19 reasons why technologists don’t want to work at your government agency

TL;DR: If you want to attract technical talent to your agency, focus on building an environment that supports innovation and innovators.
11 minute read

If you’re a government agency trying to attract technical talent to your innovation efforts, posting job descriptions for positions named “Technology Specialist — Internet”1 may not be enough. The type of private-sector technologists you’re after are used to a very different workplace culture.

Startups long ago learned that innovative efforts require innovative atmospheres. Chances are, your agency’s culture isn’t very supportive of that innovator’s efforts, and when the talent you recruited arrive in the beltway, they’re going to be in for a bit of culture shock. Instead, optimize for the innovators. When creating an atmosphere conducive to innovation, pay attention to how much time technologists will need to spend fighting for the right to work on what they want to work on, versus actually just working.

Here’s 19 common reasons why private-sector change agents may not want to work at your agency (and what you can do to change that):

  1. You force developers to use tools designed for lawyers — At most agencies, technologists will be given the same hardware (computer, phone, etc.) as would be given to attorneys and other non-technical civil servants. Not all knowledge workers have the same needs. While a lawyer may live primarily in Outlook and Microsoft Word, developers spend the bulk of their time writing and compiling software, a task significantly easier on Unix-based systems like Macs or Linux that more closely mirror production environments or are better optimized for the creative arts. Before I can write a single function or draw a single line, it’s likely I’ll be forced to make the case for why I should be able to use hardware that’s standard in the private sector.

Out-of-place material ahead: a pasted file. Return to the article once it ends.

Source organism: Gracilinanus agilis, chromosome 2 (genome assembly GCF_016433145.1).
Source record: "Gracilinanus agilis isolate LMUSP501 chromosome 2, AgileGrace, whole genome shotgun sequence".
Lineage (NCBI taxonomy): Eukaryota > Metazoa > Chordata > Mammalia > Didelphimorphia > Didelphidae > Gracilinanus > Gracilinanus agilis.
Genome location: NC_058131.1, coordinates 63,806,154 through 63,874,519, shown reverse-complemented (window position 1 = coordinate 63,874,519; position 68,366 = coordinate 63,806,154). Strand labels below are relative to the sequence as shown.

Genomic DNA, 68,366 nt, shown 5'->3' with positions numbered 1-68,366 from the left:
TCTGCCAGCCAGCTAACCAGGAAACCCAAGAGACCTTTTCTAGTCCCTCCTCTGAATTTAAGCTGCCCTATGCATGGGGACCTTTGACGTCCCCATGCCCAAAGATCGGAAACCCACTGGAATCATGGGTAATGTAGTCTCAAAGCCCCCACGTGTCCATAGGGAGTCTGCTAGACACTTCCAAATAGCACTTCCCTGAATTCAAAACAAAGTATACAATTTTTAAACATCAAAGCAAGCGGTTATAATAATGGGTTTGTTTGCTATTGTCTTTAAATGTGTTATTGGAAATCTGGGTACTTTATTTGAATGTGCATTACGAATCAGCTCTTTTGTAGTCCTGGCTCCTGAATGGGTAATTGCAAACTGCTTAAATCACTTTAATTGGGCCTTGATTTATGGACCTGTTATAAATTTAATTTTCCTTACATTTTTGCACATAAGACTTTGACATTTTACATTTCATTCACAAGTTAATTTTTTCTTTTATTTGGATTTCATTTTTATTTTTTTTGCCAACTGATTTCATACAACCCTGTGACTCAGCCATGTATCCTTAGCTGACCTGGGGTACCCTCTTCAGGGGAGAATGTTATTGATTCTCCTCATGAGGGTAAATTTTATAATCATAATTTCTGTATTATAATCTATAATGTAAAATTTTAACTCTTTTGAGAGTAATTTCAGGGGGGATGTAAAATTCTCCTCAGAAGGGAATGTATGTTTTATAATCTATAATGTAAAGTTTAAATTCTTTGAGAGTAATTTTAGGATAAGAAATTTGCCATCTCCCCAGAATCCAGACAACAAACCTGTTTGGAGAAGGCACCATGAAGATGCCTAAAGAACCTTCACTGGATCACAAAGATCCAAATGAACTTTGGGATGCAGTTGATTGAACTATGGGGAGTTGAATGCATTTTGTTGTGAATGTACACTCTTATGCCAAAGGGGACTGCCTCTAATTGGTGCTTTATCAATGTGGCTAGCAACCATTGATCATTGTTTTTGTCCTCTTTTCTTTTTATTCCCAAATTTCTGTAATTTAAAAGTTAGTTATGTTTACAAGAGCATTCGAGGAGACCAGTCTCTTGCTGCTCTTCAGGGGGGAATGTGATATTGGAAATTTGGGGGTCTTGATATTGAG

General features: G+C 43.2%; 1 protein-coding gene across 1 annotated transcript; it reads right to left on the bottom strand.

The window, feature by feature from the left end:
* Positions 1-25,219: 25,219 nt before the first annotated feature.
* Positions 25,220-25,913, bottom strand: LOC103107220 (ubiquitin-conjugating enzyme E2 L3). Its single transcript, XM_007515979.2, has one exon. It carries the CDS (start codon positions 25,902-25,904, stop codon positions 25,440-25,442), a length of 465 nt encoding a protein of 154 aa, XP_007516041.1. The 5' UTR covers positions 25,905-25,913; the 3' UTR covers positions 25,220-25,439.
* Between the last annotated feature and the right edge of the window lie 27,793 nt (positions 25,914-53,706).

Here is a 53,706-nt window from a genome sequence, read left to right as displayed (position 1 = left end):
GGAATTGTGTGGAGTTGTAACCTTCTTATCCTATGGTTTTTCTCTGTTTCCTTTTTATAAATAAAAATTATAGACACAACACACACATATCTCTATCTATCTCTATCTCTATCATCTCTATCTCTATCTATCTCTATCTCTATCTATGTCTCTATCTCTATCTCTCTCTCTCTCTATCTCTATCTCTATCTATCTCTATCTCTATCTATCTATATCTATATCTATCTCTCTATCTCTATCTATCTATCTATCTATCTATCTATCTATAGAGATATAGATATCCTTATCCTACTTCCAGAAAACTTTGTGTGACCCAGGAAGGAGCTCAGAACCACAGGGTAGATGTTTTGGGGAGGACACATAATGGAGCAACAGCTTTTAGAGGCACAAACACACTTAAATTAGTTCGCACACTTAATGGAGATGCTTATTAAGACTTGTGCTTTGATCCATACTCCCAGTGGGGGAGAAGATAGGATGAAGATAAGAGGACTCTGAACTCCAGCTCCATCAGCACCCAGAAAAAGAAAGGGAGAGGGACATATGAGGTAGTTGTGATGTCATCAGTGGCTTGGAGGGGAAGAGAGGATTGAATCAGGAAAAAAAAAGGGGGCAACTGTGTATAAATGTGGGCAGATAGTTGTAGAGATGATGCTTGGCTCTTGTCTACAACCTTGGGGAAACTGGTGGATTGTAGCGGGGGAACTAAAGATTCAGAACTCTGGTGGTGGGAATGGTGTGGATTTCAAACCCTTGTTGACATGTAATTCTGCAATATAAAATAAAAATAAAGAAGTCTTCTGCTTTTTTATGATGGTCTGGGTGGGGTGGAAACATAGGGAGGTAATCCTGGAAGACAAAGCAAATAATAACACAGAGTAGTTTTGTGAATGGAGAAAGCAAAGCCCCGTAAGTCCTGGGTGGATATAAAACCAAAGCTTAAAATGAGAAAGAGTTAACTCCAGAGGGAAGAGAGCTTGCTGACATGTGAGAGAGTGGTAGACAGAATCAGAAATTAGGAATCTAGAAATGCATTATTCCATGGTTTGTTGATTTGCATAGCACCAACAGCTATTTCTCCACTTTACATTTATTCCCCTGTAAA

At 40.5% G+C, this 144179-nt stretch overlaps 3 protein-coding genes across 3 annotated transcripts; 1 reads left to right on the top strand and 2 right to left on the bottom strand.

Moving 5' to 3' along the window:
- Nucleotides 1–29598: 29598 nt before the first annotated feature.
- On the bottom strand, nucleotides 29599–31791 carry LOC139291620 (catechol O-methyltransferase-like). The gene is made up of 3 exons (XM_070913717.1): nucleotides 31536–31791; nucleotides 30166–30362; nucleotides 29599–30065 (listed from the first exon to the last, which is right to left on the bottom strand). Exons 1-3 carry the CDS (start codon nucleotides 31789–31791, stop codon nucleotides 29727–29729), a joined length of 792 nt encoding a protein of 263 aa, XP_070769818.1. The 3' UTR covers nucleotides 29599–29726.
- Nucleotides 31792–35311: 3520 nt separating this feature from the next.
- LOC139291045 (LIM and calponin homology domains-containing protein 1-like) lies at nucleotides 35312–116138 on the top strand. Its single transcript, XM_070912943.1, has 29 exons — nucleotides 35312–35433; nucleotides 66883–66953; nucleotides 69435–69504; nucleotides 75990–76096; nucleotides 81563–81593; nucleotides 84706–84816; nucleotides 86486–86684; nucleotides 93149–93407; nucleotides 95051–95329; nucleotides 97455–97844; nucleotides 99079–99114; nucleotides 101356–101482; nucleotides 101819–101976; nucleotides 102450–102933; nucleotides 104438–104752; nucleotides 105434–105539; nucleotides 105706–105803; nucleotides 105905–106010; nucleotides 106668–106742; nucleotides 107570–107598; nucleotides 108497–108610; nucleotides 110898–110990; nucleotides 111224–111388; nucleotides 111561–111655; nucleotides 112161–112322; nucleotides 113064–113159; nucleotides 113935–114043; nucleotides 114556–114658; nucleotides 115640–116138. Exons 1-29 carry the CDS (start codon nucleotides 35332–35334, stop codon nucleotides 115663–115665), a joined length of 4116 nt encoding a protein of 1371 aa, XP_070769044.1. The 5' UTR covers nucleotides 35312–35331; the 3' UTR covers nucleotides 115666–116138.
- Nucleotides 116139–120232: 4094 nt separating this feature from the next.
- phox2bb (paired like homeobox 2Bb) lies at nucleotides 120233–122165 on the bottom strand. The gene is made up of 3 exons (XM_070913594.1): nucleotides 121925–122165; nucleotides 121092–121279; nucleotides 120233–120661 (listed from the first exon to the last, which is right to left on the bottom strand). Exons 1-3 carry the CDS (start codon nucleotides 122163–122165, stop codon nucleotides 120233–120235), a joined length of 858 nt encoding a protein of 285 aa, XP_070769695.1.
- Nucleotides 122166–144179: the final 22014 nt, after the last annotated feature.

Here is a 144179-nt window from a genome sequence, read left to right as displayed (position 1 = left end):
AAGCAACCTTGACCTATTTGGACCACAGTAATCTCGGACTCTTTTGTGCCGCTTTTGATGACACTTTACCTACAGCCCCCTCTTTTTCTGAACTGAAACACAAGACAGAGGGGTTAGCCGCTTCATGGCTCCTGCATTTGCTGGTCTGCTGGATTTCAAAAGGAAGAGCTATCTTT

2. You distrust your employees - You’d be hard-pressed to find an agency IT department that would give a developer full dominion over their workspace. When it comes to IT security, developers are distinct from the average employee in two ways: first, as engineers, they often have a critical understanding of the software we use on a daily basis, how it works, and how others might try to exploit it. As a result, although not entirely immune, software developers are less likely to fall prey to the types of traps system-level IT restrictions are designed to prevent. Second, while the average employee may primarily use one or two consumer applications that can be easily installed during onboarding (“set it and forget it” IT), a developer’s daily workflow often requires low-level system access — installing or upgrading development libraries, running local test servers, or compiling common frameworks — tasks impossible when an agency doesn’t trust developers enough to give them the necessary permissions on their own machines.

  3. You tether developers to their desk - At most government agencies Wi-Fi is the exception, not the norm. Many government IT departments hold on to outdated preconceptions that Wi-Fi isn’t secure, or the agency simply failed to make the necessary investment a few years back, and is now behind the curve. Wi-Fi will never be as secure as plugging directly into a hard-wired connection, but there’s a tradeoff to be made in terms of the ability to bring rich media in to anchor meetings in the practical, or have serendipitous interactions with coworkers someplace other than one’s desk. Most startups look physically nothing like government agencies, and for good reason. The ability to roam around a space cross-pollinates ideas and breeds creativity. While you don’t have to go out and buy neon green beanbag chairs, allowing internet-centric technologists to untether from their desk is a great first step.

  4. You prefer government-specific service providers - If you go into a technical interview in San Francisco, they’re going to ask you if you’re familiar with services like Heroku, AWS, Travis, or GitHub. The thinking is that since there is a small set of industry standard tools that most companies use, when hiring, they’d prefer you know how to use their existing toolchain, rather than have to teach what the industry’s already settled on. In government, most of those tools are almost unheard of, being replaced by government-specific imitations that often pale in comparison in features, in quality, and in documentation and support. As a developer, I’d likely either have to unlearn what the rest of the world uses, or spend time making the case myself for why the agency should use the industry standard cloud services.